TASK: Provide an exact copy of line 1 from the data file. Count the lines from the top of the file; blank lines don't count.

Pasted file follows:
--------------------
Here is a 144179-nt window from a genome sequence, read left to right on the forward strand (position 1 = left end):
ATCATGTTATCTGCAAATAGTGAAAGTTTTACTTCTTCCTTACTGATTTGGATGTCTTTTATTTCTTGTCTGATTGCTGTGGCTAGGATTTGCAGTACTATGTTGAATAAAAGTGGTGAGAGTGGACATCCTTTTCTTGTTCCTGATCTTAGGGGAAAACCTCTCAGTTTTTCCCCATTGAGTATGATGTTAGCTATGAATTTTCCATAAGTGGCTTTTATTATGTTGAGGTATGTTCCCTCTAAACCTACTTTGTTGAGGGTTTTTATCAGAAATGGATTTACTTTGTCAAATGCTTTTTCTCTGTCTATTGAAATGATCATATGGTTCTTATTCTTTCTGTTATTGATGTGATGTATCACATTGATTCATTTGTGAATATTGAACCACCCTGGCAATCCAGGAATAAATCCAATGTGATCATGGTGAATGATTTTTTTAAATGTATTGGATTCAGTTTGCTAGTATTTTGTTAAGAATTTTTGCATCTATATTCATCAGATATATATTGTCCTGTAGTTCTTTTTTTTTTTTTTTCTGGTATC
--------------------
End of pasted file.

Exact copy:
Here is a 144179-nt window from a genome sequence, read left to right on the forward strand (position 1 = left end):